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English Dictionary: Ease by the DICT Development Group
4 results for Ease
From WordNet (r) 3.0 (2006) [wn]:
ease
n
  1. freedom from difficulty or hardship or effort; "he rose through the ranks with apparent ease"; "they put it into containers for ease of transportation"; "the very easiness of the deed held her back"
    Synonym(s): ease, easiness, simplicity, simpleness
    Antonym(s): difficultness, difficulty
  2. a freedom from financial difficulty that promotes a comfortable state; "a life of luxury and ease"; "he had all the material comforts of this world"
    Synonym(s): ease, comfort
  3. the condition of being comfortable or relieved (especially after being relieved of distress); "he enjoyed his relief from responsibility"; "getting it off his conscience gave him some ease"
    Synonym(s): relief, ease
  4. freedom from constraint or embarrassment; "I am never at ease with strangers"
    Synonym(s): ease, informality
  5. freedom from activity (work or strain or responsibility); "took his repose by the swimming pool"
    Synonym(s): rest, ease, repose, relaxation
v
  1. move gently or carefully; "He eased himself into the chair"
  2. lessen pain or discomfort; alleviate; "ease the pain in your legs"
    Synonym(s): comfort, ease
  3. make easier; "you could facilitate the process by sharing your knowledge"
    Synonym(s): facilitate, ease, alleviate
  4. lessen the intensity of or calm; "The news eased my conscience"; "still the fears"
    Synonym(s): still, allay, relieve, ease
From Webster's Revised Unabridged Dictionary (1913) [web1913]:
   Ease \Ease\, n. [OE. ese, eise, F. aise; akin to Pr. ais, aise,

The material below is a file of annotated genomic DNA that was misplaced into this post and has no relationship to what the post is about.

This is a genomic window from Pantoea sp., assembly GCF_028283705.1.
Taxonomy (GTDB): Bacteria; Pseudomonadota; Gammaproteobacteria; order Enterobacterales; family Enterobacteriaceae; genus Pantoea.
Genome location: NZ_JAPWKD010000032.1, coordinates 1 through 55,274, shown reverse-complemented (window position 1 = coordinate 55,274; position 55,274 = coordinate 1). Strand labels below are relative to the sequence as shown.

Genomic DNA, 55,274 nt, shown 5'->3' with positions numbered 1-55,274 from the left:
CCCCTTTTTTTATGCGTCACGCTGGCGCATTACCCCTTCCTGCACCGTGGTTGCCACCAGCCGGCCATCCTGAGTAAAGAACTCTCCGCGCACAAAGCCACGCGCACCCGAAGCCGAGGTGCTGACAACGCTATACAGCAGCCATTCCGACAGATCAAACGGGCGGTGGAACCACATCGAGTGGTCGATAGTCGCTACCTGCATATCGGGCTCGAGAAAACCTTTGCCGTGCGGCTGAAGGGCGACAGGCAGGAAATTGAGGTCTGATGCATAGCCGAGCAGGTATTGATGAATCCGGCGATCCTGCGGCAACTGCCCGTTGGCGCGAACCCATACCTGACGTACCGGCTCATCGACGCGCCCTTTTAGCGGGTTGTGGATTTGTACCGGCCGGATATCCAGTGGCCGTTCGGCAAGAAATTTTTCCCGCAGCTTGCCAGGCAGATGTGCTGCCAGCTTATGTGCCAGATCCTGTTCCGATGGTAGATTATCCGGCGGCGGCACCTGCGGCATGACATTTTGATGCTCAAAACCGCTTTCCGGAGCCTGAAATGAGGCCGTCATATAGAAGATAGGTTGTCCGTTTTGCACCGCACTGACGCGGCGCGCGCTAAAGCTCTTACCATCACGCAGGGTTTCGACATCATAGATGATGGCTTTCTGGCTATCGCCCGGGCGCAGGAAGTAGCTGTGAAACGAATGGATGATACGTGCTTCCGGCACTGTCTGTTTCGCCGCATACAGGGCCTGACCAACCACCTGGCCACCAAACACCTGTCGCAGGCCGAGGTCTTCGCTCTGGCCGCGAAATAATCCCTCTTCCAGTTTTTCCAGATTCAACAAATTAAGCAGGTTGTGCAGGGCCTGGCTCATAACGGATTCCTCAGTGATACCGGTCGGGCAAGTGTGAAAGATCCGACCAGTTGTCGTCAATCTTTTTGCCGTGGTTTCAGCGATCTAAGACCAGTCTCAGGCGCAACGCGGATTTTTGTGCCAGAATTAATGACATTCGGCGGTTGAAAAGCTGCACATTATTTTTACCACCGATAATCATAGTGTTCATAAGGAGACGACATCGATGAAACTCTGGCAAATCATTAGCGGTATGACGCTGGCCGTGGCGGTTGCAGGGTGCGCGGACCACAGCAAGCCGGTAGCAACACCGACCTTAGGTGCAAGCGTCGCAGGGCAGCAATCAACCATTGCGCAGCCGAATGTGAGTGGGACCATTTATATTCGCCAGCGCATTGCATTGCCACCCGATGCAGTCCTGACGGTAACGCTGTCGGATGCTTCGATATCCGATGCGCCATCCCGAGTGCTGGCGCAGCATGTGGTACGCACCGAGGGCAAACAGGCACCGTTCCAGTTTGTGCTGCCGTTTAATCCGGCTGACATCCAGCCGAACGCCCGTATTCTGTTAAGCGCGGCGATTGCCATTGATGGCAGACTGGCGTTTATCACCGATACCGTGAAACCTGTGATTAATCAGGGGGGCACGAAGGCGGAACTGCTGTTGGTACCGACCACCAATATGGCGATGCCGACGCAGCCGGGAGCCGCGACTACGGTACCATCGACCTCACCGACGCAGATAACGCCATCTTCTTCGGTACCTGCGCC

OIt. asio, It. agio; of uncertain origin; cf. L. ansa handle,
      occasion, opportunity. Cf. {Agio}, {Disease}.]
      1. Satisfaction; pleasure; hence, accommodation;
            entertainment. [Obs.]
  
                     They him besought Of harbor and or ease as for hire
                     penny.                                                --Chaucer.
  
      2. Freedom from anything that pains or troubles; as:
            (a) Relief from labor or effort; rest; quiet; relaxation;
                  as, ease of body.
  
                           Usefulness comes by labor, wit by ease.
                                                                              --Herbert.
  
                           Give yourself ease from the fatigue of watching.
                                                                              --Swift.
            (b) Freedom from care, solicitude, or anything that annoys
                  or disquiets; tranquillity; peace; comfort; security;
                  as, ease of mind.
  
                           Among these nations shalt thou find no ease.
                                                                              --Deut.
                                                                              xxviii. 65.
  
                           Take thine ease, eat, drink, and be merry.
                                                                              --Luke xii.
                                                                              19.